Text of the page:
Confused Words: imply vs infer
1. Were it demonstratively false, it would a contradiction, and could never be distinctly conceived by the mind.
2. And if, in every separate territory, hardly any idea can be formed of the length of time which has elapsed between the consecutive formations, we may that this could nowhere be ascertained.
3. This did a significant change in the power structure in the province.
4. Danglars bent his head, which he meant to ,``Very well.''
5. We may from all this that a nearly similar taste for beautiful colours and for musical sounds runs through a large part of the animal kingdom.
6. Some of the movies, such as the Earth, Radar and Milky Way videos, that Moby is of an extraterrestrial origin.
7. While it does presuppositions, it does not take any premise for granted.
8. This would that the sea-floor organisms could not have lived there.
9. I could see by his manner that he had stronger reasons for satisfaction than his words alone would .
10. But we continually overrate the perfection of the geological record, and falsely , because certain genera or families have not been found beneath a certain stage, that they did not exist before that stage.
11. There are at least two ways to this impact from data.
12. This could that there was still some insistence on a Scottish variant after 1801.
13. However, these designations should not be taken to sectarianism.
14. All these factors a certain appeal of the film to a possible audience.
15. It does not necessarily that "all" inputs or outputs of productive activity are commodities traded in markets.
16. Perhaps we need only to know how his shores trend and his adjacent country or circumstances, to his depth and concealed bottom.
17. We may from the frozen mammals and nature of the mountain vegetation, that Siberia was similarly affected.
18. Having said this, the abbe bowed to he wished to pursue his studies.
19. "Then, pray tell me what it is that you can from this hat?"
20. As the universe shews wisdom and goodness, we wisdom and goodness.
21. It took no very great mental effort to that my Time Machine was inside that pedestal.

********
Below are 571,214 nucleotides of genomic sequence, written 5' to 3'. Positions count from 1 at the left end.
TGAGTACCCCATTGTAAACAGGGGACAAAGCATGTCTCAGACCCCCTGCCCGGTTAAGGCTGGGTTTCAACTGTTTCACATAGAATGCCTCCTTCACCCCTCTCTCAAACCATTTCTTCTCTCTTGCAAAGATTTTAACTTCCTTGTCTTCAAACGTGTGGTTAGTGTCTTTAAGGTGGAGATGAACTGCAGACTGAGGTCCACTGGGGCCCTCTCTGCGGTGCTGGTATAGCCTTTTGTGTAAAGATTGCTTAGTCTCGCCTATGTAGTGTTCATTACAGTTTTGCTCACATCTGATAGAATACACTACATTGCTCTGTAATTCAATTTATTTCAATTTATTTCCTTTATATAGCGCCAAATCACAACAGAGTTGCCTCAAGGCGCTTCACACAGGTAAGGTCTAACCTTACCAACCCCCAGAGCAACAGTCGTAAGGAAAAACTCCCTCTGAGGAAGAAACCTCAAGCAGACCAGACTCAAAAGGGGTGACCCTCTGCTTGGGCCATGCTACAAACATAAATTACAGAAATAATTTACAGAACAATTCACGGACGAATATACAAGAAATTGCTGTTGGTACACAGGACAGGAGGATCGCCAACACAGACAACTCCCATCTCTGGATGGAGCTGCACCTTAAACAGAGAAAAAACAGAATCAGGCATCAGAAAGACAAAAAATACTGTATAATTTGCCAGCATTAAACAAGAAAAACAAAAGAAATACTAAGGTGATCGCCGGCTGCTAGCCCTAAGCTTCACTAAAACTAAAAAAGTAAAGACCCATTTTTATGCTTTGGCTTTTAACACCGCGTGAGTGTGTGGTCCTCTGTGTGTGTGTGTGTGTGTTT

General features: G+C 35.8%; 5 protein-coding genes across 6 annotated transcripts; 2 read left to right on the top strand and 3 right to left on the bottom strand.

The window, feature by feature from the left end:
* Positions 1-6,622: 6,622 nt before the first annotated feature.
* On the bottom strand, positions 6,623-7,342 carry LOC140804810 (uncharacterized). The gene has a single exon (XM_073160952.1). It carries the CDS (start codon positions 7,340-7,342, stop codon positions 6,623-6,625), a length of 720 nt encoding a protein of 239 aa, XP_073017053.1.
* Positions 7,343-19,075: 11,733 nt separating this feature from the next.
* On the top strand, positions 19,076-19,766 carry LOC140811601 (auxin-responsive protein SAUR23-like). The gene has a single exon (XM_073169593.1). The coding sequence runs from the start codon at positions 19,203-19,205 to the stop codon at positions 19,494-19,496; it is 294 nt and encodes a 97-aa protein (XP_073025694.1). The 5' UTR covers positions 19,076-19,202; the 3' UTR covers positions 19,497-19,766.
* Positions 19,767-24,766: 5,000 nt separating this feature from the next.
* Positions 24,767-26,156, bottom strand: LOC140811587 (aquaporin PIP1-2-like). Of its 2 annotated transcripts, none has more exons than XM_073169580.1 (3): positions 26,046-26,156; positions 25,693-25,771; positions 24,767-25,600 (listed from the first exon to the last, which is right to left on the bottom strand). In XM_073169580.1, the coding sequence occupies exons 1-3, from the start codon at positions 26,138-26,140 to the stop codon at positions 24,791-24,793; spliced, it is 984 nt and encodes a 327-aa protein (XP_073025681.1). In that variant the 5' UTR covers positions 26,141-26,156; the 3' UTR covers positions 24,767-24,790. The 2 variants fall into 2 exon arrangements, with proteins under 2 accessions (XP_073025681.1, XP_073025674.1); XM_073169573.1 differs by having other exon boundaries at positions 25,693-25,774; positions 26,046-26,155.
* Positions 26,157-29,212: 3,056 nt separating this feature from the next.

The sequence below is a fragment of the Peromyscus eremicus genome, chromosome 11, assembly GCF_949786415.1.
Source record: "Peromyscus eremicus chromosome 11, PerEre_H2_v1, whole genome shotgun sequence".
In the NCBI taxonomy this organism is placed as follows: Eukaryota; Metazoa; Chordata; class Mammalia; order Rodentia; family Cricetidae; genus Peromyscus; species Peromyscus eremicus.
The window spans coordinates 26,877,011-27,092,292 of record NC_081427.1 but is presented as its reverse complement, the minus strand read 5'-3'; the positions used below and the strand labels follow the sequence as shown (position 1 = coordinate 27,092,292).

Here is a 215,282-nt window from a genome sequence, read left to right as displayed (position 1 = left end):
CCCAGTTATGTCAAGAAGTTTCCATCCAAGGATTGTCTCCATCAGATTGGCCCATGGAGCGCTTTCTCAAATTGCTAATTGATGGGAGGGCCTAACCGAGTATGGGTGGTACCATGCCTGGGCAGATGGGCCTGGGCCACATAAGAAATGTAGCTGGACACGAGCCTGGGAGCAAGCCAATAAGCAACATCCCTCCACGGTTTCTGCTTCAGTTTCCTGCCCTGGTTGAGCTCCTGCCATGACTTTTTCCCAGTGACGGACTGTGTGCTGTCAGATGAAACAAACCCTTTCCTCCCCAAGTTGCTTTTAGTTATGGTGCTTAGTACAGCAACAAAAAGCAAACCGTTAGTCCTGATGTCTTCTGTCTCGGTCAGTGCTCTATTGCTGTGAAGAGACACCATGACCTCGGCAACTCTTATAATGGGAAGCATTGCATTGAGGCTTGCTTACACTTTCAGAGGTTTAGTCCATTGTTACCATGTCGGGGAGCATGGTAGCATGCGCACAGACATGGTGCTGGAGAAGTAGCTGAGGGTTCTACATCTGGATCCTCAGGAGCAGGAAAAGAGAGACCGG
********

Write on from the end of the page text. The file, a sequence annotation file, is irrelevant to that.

22. Nobody could the master mind in the top of that edifice from the edifice itself.
23. If we knew all the laws of Nature, we should need only one fact, or the description of one actual phenomenon, to all the particular results at that point.
24. Judging from the past, we may safely that not one living species will transmit its unaltered likeness to a distinct futurity.
25. However, strong universality does uniformity.
26. You that she may have gone out to tell her sweetheart, and that the two may have planned the robbery."
27. Moreover, Dr. Gunther has recently been led by several considerations to that with fishes the same forms have a long endurance.
28. When we see a species first appearing in the middle of any formation, it would be rash in the extreme to that it had not elsewhere previously existed.
29. From the order of the work, you , that there must have been project and forethought in the workman.
30. There may be no reason to the existence of one from the appearance of the other.
31. Spontaneity does not that the reaction proceeds with great speed.
32. It is these anticommutation relations that Fermi–Dirac statistics for the field quanta.
33. And she had a disagreeable consciousness of not appearing to that it had been an overpowering pleasure.
34. How dare you to insinuate that you don't know my character better than your words ?'
35. In vain, therefore, should we pretend to determine any single event, or any cause or effect, without the assistance of observation and experience.
36. The words "Oh he might have been a king!" should not be taken to that he could have become King.
37. Not all phases will occur in all cases: The above list does not a specific sequence of events.
38. I ,''glancing at his hands again,``in the resumption of some old pursuit connected with the shock?''
39. These examples that humans coevolved with psychoactive substances.
40. If those who have collected the prices of things in ancient times, therefore, had, during this period, no reason to the diminution of the value of silver from any observations which they had made upon the prices either of corn, or of other commodities, they had still less reason to it from any supposed increase of wealth and improvement.
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